One of the selling points to management on software as a service (SaaS) is the assertion that it will eliminate internal support costs. A few companies I'm working with are finding that support costs don't always go away, and that's especially true for larger companies. Effective SaaS programs require more internal support than many realize. Here are three areas to consider.
In a recent blog, Nicholas Carr writes that "large companies appear to be jumping en masse onto the software-as-a-service bandwagon." He cited a McKinsey survey that found that 61% of North American companies with sales over $1 billion plan to adopt one or more SaaS apps over the next year. What's significant is that SaaS is gaining acceptance within businesses that once rejected SaaS.
With the release of Windows Vista, I'm reminded of the release of Windows 95 more than ten years ago. The hype was huge, and many felt the world would change forever. It did not. OS vendors are finding it harder and harder to make new releases compelling, but it could be different for Windows Vista when considering software as a service.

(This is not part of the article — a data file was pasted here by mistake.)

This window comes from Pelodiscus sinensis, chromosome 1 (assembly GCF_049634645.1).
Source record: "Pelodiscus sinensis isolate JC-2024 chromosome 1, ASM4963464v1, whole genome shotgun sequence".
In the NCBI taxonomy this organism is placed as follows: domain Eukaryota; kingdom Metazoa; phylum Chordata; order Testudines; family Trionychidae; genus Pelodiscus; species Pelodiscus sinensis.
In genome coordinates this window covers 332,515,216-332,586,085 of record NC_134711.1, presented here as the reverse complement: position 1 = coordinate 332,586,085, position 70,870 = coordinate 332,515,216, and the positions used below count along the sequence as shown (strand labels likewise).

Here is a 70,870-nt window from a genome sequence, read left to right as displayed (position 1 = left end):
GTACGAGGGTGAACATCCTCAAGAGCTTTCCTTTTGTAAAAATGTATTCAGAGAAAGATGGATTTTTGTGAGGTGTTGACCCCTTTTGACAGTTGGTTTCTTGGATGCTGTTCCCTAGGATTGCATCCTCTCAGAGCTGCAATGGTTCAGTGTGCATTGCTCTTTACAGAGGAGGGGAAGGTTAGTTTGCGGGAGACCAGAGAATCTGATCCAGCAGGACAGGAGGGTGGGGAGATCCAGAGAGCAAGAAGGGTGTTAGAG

SAP, in the light of weakening demand for its software, has announced plans to expand faster into the on-demand market. "SAP AG used its fourth-quarter conference call to trickle out more details about its forthcoming mid-market product, promising a 'game-changing' offering that combines SOA technology with a new business model...
IT's Reputation: What the Data SaysInformationWeek's IT Perception Survey seeks to quantify how IT thinks it's doing versus how the business really views IT's performance in delivering services - and, more important, powering innovation. Our results suggest IT leaders should worry less about whether they're getting enough resources and more about the relationships they have with business unit peers.
What The Business Really Thinks Of IT: 3 Hard TruthsThey say perception is reality. If so, many in-house IT departments have reason to worry. InformationWeek's IT Perception Survey seeks to quantify how IT thinks it's doing versus how the business views IT's performance in delivering services - and, more important, powering innovation. The news isn't great.